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Long-term cognitive effects of Lyme disease in children.

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Most studies of adults infected with
Lyme disease (LD) have found adverse cognitive effects from the
disease. In contrast, the only controlled study investigating cognitive effects of LD in a pediatric population found no effects after a 2-year follow-up. However, it was questioned whether the negative effects might take longer than 2 years to emerge. Therefore, this investigation reports a 4-year follow-up of the original sample. Twenty-five children with strictly defined LD were compared with 17 sibling control children. A neuropsychological battery was utilized, including assessment of the cognitive areas of IQ, information processing speed, fine-motor dexterity, novel problem solving and executive functioning, short-term and intermediate memory, and acquisition of new learning. In addition, parents’ subjective ratings were obtained on the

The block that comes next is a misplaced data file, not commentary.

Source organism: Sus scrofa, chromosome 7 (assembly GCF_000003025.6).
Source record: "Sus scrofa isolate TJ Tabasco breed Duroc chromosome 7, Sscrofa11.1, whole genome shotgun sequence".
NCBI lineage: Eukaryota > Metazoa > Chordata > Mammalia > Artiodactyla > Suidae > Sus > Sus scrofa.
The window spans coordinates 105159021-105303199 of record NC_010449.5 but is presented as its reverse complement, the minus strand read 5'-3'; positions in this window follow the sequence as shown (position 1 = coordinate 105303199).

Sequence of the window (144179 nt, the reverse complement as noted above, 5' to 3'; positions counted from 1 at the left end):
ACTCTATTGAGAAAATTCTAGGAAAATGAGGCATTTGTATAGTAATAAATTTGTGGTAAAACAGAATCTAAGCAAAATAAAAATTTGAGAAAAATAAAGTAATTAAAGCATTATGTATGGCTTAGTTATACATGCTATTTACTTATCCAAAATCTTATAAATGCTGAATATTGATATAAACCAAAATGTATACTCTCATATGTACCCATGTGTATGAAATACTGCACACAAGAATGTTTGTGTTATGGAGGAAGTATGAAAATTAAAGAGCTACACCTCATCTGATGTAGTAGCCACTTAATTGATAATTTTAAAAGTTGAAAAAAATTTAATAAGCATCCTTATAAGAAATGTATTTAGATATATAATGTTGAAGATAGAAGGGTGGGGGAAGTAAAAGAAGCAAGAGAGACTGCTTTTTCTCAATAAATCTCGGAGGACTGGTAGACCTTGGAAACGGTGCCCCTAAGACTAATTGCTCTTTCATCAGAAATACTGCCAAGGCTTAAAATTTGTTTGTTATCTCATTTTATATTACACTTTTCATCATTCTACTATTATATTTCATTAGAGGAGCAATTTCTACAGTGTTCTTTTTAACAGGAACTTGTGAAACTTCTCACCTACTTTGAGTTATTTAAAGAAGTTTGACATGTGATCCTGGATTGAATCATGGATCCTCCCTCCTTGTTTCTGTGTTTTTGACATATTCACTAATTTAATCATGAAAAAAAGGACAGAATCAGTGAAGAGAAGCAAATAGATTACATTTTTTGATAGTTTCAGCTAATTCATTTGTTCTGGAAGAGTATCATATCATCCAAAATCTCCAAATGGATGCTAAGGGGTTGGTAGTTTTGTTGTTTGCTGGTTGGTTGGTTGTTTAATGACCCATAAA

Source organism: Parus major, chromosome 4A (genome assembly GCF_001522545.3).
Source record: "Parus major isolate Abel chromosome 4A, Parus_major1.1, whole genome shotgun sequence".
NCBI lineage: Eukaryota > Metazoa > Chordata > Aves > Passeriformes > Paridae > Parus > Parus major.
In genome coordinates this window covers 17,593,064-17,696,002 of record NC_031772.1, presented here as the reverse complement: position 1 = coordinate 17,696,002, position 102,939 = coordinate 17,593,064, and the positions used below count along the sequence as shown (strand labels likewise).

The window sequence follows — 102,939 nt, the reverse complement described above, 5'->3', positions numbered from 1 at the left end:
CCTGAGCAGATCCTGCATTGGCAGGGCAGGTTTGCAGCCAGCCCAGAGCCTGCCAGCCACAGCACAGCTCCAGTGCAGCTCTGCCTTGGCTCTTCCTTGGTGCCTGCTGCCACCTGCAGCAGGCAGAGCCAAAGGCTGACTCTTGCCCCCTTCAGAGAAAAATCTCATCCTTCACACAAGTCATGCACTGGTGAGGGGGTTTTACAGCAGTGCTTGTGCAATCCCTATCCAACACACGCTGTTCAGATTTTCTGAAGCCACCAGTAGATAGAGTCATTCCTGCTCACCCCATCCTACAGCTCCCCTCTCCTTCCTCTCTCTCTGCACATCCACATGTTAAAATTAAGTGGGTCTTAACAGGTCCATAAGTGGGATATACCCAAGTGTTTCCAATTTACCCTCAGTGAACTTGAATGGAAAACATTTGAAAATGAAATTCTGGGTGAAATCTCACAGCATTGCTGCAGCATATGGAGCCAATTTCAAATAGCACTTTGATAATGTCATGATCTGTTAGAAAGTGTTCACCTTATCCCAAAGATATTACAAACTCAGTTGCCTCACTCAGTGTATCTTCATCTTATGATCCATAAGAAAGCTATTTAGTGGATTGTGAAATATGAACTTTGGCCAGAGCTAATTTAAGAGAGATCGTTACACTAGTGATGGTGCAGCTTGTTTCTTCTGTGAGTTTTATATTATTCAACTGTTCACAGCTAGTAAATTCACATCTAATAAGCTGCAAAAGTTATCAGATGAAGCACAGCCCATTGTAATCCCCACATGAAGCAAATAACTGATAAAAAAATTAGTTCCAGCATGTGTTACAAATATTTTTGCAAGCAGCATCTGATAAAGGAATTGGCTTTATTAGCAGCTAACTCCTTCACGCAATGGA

disease‘s impact on their child’s participation in everyday activities. No between-group differences were found for 17 of the 18 neuropsychological test measures, nor were there differences in parents’ subjective ratings. Therefore, in contrast with studies of adults with LD, the results of long-term follow-up of the pediatric population continue to strongly support the finding that children treated appropriately for LD have an excellent prognosis for normal cognitive functioning.

Appl Neuropsychol. 1999;6(1):39-45. Research Support, Non-U.S. Gov’t

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